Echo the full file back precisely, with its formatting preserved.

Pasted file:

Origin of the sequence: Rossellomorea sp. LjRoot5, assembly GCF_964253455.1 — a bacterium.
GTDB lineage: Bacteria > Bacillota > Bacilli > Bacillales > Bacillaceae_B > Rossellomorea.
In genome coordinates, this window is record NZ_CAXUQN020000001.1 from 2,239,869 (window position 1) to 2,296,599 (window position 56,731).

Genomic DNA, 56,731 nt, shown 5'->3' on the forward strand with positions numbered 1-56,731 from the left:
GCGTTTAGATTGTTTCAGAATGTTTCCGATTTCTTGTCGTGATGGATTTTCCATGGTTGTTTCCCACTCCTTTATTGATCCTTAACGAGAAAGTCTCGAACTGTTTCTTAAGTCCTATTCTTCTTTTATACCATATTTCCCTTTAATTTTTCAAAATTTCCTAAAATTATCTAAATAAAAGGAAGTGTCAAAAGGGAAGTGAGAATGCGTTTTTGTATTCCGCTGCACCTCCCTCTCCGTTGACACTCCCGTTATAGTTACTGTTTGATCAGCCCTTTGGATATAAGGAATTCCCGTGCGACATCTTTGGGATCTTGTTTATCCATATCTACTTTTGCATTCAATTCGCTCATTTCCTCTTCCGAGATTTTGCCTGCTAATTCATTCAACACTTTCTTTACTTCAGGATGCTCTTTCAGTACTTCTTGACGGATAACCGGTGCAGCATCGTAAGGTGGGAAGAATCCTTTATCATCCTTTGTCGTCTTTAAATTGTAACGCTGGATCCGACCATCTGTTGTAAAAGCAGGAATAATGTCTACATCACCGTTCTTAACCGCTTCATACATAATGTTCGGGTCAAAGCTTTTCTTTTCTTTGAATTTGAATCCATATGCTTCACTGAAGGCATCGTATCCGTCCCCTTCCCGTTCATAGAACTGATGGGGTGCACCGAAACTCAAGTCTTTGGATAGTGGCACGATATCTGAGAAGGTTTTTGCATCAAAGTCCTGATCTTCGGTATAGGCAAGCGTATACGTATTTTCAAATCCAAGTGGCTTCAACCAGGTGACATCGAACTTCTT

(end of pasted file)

Origin of the sequence: Rossellomorea sp. LjRoot5, assembly GCF_964253455.1 — a bacterium.
GTDB lineage: Bacteria > Bacillota > Bacilli > Bacillales > Bacillaceae_B > Rossellomorea.
In genome coordinates, this window is record NZ_CAXUQN020000001.1 from 2,239,869 (window position 1) to 2,296,599 (window position 56,731).

Genomic DNA, 56,731 nt, shown 5'->3' on the forward strand with positions numbered 1-56,731 from the left:
GCGTTTAGATTGTTTCAGAATGTTTCCGATTTCTTGTCGTGATGGATTTTCCATGGTTGTTTCCCACTCCTTTATTGATCCTTAACGAGAAAGTCTCGAACTGTTTCTTAAGTCCTATTCTTCTTTTATACCATATTTCCCTTTAATTTTTCAAAATTTCCTAAAATTATCTAAATAAAAGGAAGTGTCAAAAGGGAAGTGAGAATGCGTTTTTGTATTCCGCTGCACCTCCCTCTCCGTTGACACTCCCGTTATAGTTACTGTTTGATCAGCCCTTTGGATATAAGGAATTCCCGTGCGACATCTTTGGGATCTTGTTTATCCATATCTACTTTTGCATTCAATTCGCTCATTTCCTCTTCCGAGATTTTGCCTGCTAATTCATTCAACACTTTCTTTACTTCAGGATGCTCTTTCAGTACTTCTTGACGGATAACCGGTGCAGCATCGTAAGGTGGGAAGAATCCTTTATCATCCTTTGTCGTCTTTAAATTGTAACGCTGGATCCGACCATCTGTTGTAAAAGCAGGAATAATGTCTACATCACCGTTCTTAACCGCTTCATACATAATGTTCGGGTCAAAGCTTTTCTTTTCTTTGAATTTGAATCCATATGCTTCACTGAAGGCATCGTATCCGTCCCCTTCCCGTTCATAGAACTGATGGGGTGCACCGAAACTCAAGTCTTTGGATAGTGGCACGATATCTGAGAAGGTTTTTGCATCAAAGTCCTGATCTTCGGTATAGGCAAGCGTATACGTATTTTCAAATCCAAGTGGCTTCAACCAGGTGACATCGAACTTCTT